Being a civilian who is learning personal protection does not isolate you from the law. Ignorance of the laws of the land is not a legal excuse that will protect you, especially when it comes to excessive force cases. Most civilian martial artists have no idea just how much trouble they can get into legally, even when they, in good faith, were just trying to protect themselves or someone else. There are a few well meaning martial artists right now sitting in prison, because they didn’t know where to draw the line, or even where the line was at in the first place when it came to the use of force. This is why I created the Use-of-Force Ladder for Civilian Self Defense™. Although “the ladder” is similar in concept to what the military and civilian law enforcement agencies must follow, my ladder is specifically designed for civilians.

Jim Wagner’s theory clearly defines the levels of threat a person is facing and an equally appropriate response level to that threat. Use of Force Ladder and the Samurai Use of Force doctrine do not differ dramatically, what Wagner’s theory does do very well is articulate exactly what an appropriate civilian use of force response is to particular threats.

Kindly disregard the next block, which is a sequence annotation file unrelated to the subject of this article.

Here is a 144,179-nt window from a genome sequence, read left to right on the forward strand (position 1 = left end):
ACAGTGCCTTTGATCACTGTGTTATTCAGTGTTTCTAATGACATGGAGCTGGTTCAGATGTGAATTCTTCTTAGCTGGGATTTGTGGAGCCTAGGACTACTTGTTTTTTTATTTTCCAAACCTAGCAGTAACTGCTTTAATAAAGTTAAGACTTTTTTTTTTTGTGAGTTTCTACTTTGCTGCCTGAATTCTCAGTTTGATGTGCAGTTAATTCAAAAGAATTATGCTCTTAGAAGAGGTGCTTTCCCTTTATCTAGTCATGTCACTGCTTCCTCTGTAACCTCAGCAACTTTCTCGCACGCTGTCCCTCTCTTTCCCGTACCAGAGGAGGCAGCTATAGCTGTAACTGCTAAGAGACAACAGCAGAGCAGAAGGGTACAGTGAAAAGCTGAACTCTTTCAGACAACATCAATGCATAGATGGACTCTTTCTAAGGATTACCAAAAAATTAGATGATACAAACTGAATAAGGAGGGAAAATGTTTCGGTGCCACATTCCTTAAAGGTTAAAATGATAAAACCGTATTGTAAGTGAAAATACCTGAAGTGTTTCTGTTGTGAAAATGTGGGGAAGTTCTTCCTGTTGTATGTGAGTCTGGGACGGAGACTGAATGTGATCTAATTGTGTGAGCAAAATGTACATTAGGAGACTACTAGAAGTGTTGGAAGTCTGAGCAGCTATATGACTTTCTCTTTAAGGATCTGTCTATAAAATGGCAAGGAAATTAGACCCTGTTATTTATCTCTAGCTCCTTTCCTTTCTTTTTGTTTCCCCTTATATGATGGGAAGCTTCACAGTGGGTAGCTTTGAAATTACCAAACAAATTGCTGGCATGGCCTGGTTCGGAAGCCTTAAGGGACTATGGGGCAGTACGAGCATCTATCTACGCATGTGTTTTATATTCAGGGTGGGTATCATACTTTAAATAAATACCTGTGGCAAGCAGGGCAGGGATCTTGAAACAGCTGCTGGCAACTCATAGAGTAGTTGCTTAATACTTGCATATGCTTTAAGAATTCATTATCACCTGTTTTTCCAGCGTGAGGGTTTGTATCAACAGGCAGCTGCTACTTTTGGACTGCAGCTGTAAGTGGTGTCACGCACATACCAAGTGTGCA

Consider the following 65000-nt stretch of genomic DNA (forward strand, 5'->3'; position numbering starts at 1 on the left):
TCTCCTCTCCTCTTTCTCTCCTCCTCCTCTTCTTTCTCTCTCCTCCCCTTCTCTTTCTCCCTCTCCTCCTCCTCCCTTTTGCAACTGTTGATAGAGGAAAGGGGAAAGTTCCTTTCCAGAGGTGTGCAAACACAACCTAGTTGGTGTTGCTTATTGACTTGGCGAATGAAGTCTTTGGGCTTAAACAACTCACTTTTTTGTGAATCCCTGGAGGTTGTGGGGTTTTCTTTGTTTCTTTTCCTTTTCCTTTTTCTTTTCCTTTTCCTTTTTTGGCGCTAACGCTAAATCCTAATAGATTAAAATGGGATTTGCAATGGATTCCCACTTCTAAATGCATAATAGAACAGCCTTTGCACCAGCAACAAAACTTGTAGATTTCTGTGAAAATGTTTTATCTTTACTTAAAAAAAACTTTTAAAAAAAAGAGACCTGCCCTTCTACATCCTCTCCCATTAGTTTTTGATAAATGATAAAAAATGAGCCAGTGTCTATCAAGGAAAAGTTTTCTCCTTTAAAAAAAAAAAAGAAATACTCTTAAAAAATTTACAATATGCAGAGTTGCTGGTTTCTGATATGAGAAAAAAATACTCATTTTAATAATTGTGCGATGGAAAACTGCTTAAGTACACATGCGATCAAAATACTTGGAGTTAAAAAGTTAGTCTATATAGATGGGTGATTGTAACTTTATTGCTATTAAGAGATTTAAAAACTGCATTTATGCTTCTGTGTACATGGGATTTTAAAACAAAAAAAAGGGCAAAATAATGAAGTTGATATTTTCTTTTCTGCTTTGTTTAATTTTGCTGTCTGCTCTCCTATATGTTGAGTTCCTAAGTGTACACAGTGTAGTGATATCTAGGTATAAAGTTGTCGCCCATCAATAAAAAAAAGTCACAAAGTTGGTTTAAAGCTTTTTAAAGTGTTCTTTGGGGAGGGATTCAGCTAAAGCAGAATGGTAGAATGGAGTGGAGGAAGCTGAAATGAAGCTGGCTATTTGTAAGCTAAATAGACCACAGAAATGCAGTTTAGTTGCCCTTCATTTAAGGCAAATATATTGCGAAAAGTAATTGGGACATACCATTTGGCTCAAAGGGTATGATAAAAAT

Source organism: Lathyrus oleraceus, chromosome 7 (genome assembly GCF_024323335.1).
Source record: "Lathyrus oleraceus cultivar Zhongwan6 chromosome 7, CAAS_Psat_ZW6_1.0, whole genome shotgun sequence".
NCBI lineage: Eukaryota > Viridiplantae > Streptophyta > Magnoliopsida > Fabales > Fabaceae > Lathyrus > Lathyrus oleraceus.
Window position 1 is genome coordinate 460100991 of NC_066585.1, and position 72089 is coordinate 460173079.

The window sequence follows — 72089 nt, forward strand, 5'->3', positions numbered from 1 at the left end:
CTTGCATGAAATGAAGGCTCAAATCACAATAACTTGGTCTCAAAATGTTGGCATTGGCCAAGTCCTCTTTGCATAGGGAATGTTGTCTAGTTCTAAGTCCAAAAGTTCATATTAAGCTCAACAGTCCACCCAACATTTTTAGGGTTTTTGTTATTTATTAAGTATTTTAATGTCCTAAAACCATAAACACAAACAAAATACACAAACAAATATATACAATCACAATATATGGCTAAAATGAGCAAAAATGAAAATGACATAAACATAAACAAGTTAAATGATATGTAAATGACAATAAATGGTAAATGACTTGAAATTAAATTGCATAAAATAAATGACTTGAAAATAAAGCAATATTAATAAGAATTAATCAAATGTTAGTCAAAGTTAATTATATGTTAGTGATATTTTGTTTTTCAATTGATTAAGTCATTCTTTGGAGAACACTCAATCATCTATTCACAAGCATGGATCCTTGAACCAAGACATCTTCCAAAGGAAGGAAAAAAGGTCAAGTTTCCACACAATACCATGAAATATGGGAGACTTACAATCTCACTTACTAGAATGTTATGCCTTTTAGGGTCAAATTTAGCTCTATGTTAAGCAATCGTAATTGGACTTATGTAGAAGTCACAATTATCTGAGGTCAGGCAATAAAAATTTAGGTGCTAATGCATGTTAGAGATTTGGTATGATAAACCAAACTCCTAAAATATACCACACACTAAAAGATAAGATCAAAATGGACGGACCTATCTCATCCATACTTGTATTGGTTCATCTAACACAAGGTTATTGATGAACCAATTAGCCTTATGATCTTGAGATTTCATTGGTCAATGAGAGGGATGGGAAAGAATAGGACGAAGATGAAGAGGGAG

Example1: If someone is talking aggressively but has not made any physically threatening gestures. This is a threat level 2 and can be defended appropriately with a confident demeanor or verbal deflection.

Example 2: Roy finds is in a threat level 3 situation where reasonable force may be used . We discussed last week what is defined by “reasonable force”.

I recommend that you read more of Jim Wagner’s writings he is very well versed on this subject and other self defense topics.

Back to the alley:

Roy was caught by surprise and backs up to leave but his retreat is blocked by a fence and two cars. The patient closes in fast with the broken bottle raised above his head in a stabbing motion. Roy just reacted and grabbed the patient’s wrist, like he has done in class many times over the years and led him to the ground and disarmed the bottle from his hands. He was uninjured and the patient received no injuries. The police arrived just after the confrontation which only took seconds to unfold and arrested him. The patient was transported to the local ER and detained for a 72 hour psych evaluation.

Next week we will continue our exploration of Self defense doctrine and EMS.

Enjoy the introductory episode of Self Defense for the EMS provider.